MuniLand

Muniland spends 12 percent of U.S. GDP, but not on creating jobs

By Cate Long
July 16, 2013

It’s mind-boggling how much of the national economy is held up by state and local governments. From the Federal Reserve Bank of Atlanta:

State and local governments together spend more on directly consumed public goods and services (excluding grants and national defense) than the federal government does, said Tracy Gordon, a fellow at the Brookings Institution. The economic impact of that spending is significant—state and local governments account for approximately $1.8 trillion, or about 12 percent of U.S. gross domestic product, she added.

The Fed chart above shows data for the southeast states, but it mirrors national trends. State and local governments are not increasing employment. What is increasing is the amount of employee wages that is going to benefits. The Bureau of Labor Statistics wrote:

Wages and salaries were up 1.0 percent for the 12-month period ending March 2013, the same as the March 2012 change. Prior values for this series, which began in June 1982, ranged from 1.0 percent to 8.5 percent.

Benefit costs increased 3.5 percent in March 2013, up from the March 2012 increase of 2.3 percent.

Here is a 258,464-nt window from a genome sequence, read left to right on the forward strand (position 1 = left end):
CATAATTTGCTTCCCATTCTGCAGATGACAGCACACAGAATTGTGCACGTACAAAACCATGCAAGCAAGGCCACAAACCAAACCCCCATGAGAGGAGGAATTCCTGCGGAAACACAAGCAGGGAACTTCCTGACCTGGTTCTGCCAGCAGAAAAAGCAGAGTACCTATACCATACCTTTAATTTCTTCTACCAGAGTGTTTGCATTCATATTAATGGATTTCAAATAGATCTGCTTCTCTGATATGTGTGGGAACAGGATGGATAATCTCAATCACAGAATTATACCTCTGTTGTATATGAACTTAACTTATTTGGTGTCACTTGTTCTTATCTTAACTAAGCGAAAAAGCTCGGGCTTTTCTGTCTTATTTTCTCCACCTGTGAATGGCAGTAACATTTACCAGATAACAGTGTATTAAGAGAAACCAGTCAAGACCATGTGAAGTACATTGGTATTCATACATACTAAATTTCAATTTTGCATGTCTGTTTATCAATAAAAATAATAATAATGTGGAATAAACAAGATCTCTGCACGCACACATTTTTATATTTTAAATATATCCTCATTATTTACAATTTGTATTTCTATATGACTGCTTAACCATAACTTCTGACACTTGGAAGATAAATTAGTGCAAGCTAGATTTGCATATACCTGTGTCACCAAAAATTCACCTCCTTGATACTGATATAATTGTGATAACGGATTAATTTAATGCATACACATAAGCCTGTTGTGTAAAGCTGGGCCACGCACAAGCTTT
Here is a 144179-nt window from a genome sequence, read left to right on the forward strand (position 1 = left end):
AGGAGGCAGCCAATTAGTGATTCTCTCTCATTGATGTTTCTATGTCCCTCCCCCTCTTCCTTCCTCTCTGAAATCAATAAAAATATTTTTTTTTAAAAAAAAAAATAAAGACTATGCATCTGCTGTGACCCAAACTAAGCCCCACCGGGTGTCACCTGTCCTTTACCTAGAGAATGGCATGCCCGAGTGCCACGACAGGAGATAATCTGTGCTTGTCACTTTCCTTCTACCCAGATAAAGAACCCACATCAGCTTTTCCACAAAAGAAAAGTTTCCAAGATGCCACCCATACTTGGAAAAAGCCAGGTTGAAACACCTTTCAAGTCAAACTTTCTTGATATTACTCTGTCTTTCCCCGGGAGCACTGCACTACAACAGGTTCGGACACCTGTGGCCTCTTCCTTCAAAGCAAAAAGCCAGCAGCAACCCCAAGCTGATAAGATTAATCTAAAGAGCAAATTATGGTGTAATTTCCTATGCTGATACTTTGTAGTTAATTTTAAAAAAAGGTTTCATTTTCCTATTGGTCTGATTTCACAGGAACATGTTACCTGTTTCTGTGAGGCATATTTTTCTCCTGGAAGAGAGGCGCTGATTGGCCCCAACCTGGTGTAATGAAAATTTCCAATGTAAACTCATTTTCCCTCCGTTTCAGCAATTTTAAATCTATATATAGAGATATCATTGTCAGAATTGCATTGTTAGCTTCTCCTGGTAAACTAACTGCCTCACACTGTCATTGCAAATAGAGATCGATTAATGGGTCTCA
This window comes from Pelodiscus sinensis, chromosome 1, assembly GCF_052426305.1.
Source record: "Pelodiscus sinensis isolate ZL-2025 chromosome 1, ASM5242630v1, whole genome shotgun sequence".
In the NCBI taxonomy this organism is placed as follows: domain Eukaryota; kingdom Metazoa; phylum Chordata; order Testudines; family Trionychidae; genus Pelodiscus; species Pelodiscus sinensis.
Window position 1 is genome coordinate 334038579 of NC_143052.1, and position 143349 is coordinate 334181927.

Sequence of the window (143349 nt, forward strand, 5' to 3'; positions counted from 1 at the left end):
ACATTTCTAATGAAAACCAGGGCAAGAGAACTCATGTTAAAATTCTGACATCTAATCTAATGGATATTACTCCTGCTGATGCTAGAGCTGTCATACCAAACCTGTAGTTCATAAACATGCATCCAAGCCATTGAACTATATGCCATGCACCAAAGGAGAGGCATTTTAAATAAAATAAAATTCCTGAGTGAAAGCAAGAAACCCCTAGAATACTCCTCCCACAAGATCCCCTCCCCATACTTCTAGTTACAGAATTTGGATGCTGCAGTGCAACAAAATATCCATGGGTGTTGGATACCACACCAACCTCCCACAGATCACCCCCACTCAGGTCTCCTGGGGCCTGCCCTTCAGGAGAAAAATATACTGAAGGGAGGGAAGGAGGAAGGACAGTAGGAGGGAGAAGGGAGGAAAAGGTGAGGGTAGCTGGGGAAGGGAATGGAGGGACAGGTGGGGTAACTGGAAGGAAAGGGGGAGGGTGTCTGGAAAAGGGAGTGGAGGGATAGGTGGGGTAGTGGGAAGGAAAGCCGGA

According to the BLS, the cost per hour worked for state and local workers was $42.12 in March, with approximately 35 percent, or $14.85, going to benefits. This figure represents all muniland workers, including teachers.

The equivalent cost for for private sector workers was $29.13 with 30 percent, or $8.66, going to benefits.

The highest cost for employees in muniland are for teachers, who cost $57.53 dollars per hour with 30 percent, or $17.26, going to benefits. Public school teachers on average have a similar level of non-wage compensation as private sector workers, while the rest of public employees are receiving higher benefit levels than the private sector.

It’s hard to see how this is sustainable. Will there be increasing efforts to rein in public worker benefits or will muniland employment continue to decline?

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